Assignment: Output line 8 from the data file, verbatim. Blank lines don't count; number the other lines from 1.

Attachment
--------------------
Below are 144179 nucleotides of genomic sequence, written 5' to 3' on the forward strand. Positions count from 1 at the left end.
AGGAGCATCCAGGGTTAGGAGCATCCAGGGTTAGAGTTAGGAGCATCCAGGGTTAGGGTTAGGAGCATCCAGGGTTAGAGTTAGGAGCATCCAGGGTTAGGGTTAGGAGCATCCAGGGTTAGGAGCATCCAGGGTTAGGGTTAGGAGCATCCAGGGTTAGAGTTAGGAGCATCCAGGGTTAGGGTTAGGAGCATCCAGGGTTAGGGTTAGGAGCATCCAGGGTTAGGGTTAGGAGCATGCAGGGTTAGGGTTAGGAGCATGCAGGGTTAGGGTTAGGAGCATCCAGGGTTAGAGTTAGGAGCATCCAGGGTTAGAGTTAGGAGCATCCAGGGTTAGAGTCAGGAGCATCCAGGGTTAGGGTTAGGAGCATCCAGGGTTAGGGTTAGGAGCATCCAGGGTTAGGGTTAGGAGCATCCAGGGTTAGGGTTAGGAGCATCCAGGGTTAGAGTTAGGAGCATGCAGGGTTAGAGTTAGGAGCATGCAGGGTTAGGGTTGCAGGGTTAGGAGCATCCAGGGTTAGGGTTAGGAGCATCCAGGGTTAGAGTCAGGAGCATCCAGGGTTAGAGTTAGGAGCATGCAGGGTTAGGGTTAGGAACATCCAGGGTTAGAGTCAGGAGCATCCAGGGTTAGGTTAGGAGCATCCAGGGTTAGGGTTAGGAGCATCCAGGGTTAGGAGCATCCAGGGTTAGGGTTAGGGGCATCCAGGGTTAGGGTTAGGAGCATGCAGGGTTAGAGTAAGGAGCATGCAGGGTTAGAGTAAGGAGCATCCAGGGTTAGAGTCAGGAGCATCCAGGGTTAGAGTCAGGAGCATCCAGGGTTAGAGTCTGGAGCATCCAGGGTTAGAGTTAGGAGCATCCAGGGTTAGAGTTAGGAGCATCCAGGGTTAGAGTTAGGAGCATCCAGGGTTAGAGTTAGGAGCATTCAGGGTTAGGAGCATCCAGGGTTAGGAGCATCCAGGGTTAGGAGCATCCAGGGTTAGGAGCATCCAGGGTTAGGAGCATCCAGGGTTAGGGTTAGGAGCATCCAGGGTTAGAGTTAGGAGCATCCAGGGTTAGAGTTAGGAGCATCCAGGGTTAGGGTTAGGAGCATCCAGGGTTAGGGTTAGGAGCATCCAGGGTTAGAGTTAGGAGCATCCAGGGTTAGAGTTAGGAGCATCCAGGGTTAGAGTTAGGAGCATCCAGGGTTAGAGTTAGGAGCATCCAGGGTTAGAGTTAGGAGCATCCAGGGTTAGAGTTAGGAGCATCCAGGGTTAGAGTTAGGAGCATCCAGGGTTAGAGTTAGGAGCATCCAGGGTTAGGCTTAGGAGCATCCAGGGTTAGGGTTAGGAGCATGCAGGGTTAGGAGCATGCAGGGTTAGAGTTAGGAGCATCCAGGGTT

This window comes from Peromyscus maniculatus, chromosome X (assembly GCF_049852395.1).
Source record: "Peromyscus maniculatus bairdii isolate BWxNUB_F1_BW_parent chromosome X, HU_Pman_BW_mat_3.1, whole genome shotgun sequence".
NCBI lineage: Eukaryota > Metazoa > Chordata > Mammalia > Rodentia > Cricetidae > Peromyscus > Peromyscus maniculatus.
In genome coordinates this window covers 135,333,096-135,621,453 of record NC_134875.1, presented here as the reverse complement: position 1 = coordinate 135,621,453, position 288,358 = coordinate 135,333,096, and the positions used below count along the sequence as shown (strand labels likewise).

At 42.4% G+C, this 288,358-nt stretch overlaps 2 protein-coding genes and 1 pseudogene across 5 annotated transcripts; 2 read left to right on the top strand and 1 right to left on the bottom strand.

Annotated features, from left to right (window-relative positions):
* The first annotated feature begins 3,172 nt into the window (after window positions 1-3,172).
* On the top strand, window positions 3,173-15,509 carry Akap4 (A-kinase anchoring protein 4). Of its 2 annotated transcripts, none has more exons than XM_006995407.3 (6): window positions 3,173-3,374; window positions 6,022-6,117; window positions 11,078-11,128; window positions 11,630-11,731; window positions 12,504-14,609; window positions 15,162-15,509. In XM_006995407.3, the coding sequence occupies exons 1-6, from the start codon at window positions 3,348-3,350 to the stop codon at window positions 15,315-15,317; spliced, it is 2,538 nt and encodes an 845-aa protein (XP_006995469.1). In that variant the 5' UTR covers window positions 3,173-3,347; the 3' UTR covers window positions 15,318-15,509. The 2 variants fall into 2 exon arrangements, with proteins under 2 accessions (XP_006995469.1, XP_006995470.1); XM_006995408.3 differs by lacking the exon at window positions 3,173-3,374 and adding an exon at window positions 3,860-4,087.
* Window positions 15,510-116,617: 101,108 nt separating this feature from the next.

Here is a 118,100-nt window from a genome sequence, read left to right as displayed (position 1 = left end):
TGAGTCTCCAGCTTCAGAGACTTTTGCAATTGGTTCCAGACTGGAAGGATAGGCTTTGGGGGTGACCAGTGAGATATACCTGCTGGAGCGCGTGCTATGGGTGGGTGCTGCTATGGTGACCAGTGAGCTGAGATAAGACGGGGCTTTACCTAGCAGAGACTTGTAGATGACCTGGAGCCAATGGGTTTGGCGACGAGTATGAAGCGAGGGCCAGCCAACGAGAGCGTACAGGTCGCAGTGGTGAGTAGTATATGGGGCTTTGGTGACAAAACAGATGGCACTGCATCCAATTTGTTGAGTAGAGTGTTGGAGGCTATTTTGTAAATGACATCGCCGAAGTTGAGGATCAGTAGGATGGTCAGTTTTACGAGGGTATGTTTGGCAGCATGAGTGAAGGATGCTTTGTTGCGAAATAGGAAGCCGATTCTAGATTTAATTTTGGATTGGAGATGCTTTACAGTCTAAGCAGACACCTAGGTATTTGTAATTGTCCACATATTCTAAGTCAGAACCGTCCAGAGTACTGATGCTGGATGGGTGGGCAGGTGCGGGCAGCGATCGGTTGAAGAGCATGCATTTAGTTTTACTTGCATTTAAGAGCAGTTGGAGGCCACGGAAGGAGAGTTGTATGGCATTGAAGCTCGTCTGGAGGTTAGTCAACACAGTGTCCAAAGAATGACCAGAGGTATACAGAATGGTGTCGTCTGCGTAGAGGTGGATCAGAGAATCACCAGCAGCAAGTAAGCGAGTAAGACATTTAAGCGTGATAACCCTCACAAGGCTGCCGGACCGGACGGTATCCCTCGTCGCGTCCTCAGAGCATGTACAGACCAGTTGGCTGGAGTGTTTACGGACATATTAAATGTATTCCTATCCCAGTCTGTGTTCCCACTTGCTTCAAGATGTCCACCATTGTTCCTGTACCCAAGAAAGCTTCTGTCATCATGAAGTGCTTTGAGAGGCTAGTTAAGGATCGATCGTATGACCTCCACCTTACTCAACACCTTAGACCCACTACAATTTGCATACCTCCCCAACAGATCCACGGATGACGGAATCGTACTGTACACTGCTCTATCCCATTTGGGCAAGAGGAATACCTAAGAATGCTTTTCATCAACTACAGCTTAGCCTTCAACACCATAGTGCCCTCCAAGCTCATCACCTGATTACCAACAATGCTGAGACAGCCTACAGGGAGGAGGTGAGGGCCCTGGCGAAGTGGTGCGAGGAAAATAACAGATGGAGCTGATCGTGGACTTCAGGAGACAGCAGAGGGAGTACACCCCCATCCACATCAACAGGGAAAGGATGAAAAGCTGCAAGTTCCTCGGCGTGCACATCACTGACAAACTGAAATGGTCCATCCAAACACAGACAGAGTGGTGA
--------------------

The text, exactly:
Annotated features, from left to right (window-relative positions):